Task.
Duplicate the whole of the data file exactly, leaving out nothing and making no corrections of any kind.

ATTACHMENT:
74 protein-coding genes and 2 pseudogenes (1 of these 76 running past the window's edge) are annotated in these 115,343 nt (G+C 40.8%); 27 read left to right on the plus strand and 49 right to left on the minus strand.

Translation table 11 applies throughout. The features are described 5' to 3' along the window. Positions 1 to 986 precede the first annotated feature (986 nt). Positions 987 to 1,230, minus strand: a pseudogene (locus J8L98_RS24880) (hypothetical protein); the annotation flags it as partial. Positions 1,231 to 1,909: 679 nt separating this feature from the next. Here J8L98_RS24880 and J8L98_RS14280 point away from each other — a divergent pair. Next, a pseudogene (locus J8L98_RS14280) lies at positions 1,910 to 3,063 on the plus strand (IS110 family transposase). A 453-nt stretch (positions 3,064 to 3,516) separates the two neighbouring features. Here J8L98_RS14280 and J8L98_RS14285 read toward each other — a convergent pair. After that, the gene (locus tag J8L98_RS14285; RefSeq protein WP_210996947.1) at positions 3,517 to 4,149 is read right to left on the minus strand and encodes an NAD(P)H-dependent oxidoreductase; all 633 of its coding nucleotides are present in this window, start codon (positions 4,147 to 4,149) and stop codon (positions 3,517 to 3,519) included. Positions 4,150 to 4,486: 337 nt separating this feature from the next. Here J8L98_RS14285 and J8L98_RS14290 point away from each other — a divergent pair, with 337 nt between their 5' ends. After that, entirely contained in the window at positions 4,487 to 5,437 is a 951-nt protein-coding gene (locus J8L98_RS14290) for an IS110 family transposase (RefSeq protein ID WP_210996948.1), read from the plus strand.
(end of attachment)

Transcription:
74 protein-coding genes and 2 pseudogenes (1 of these 76 running past the window's edge) are annotated in these 115,343 nt (G+C 40.8%); 27 read left to right on the plus strand and 49 right to left on the minus strand.

Translation table 11 applies throughout. The features are described 5' to 3' along the window. Positions 1 to 986 precede the first annotated feature (986 nt). Positions 987 to 1,230, minus strand: a pseudogene (locus J8L98_RS24880) (hypothetical protein); the annotation flags it as partial. Positions 1,231 to 1,909: 679 nt separating this feature from the next. Here J8L98_RS24880 and J8L98_RS14280 point away from each other — a divergent pair. Next, a pseudogene (locus J8L98_RS14280) lies at positions 1,910 to 3,063 on the plus strand (IS110 family transposase). A 453-nt stretch (positions 3,064 to 3,516) separates the two neighbouring features. Here J8L98_RS14280 and J8L98_RS14285 read toward each other — a convergent pair. After that, the gene (locus tag J8L98_RS14285; RefSeq protein WP_210996947.1) at positions 3,517 to 4,149 is read right to left on the minus strand and encodes an NAD(P)H-dependent oxidoreductase; all 633 of its coding nucleotides are present in this window, start codon (positions 4,147 to 4,149) and stop codon (positions 3,517 to 3,519) included. Positions 4,150 to 4,486: 337 nt separating this feature from the next. Here J8L98_RS14285 and J8L98_RS14290 point away from each other — a divergent pair, with 337 nt between their 5' ends. After that, entirely contained in the window at positions 4,487 to 5,437 is a 951-nt protein-coding gene (locus J8L98_RS14290) for an IS110 family transposase (RefSeq protein ID WP_210996948.1), read from the plus strand.